1. When I had my daughter at a school for gifted I was informed many gifted children also have learning disabilities. Many go undiagnosed because they are smart enough to learn around it. It may sound fantastic but actually ends up being problematic when learning disabilities are not diagnosed.
          Great article.

      2. I would also like to see you do something on this topic. Our 19-year old is experiencing depression and anxiety, as well. I can see how his giftedness and sensitivity contribute to feeling lonely as well as seeing and then feeling repercussions of everything so deeply. This is a kid who when four or five sobbed, “Are you going to die, Mommy?!!” Super smart and caring yet totally beats himself up about not reaching his potential and not being able to do enough for this broken world. I was just like that when I was younger….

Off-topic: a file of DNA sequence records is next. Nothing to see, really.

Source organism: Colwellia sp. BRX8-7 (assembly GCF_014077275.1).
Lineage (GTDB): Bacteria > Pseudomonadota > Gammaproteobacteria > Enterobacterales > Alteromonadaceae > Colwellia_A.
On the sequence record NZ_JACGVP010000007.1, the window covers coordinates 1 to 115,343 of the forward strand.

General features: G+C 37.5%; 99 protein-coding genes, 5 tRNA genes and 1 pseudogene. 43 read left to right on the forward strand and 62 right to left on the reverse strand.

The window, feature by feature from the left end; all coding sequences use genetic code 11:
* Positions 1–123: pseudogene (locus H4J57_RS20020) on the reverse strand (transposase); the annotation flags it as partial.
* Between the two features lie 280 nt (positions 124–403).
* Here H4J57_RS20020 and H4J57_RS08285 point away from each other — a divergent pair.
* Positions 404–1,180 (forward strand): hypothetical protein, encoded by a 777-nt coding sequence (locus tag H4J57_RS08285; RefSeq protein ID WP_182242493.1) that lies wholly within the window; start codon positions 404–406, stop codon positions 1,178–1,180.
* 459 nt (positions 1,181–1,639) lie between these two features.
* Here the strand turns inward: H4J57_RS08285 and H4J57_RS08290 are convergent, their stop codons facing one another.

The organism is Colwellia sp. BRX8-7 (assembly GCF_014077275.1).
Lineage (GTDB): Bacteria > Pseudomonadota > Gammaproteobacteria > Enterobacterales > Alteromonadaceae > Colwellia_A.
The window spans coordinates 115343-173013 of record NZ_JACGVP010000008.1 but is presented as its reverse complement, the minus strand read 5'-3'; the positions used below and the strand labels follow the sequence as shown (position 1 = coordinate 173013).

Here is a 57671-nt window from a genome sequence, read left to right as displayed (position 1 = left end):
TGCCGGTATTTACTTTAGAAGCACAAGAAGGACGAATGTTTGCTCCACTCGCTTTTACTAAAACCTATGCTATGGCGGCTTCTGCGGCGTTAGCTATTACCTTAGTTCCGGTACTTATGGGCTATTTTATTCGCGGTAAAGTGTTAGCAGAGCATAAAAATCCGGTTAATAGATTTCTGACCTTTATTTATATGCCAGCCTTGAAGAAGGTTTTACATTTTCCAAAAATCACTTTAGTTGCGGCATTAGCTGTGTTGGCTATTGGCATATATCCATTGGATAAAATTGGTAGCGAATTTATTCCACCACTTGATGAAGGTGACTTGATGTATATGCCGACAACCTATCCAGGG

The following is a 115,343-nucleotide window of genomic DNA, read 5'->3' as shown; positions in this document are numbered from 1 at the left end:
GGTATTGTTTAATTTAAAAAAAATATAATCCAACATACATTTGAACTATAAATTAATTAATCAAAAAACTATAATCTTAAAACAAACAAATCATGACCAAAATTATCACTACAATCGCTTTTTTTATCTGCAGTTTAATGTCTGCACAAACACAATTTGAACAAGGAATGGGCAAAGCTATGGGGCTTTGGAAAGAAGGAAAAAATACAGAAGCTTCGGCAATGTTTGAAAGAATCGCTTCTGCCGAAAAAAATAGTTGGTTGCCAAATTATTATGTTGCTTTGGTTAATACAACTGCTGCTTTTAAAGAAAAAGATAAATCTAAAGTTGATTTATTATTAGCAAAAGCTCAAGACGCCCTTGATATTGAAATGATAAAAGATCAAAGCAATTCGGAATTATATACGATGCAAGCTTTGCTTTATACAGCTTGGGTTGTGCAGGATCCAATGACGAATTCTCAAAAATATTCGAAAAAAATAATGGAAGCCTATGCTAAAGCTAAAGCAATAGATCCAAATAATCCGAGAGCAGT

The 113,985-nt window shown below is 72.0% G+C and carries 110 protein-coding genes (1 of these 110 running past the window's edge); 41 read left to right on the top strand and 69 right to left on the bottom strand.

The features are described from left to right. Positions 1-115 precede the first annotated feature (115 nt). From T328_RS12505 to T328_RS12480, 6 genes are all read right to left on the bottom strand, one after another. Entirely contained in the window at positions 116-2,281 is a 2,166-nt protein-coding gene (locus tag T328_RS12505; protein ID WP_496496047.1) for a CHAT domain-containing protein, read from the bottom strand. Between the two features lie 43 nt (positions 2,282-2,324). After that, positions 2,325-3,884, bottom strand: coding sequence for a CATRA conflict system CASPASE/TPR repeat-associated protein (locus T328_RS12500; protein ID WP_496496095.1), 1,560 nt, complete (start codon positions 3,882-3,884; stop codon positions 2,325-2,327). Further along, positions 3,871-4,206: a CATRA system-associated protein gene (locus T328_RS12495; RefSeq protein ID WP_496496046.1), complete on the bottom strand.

Can you please recommend some good books or articles about emotionally sensitive gifted people’s mental health challenges? Our son doesn’t think his giftedness has anything to do with his anxiety and depression (he finds fault with the notion of differing levels of intelligence–he’s an anarchist now, you see), yet it’s patently obvious to us that this is a factor. He has agreed to read up on the topic, at least. Suggestions, please?

  8. Hi Sam,
    Like many others, my nephew gave up on education in his early teens, so as not to seem different from his friends. Privileged skateboarding and hanging out; chose more popular schools over better adapted ones. Sabotaged himself academically and is now facing/avoiding a study choice & maybe never going to get there.
    Maybe also a paragraph on how pedagogy is rarely adapted to how very smart brains function and hence not so attractive to the (V)HIQ.

  9. Sam,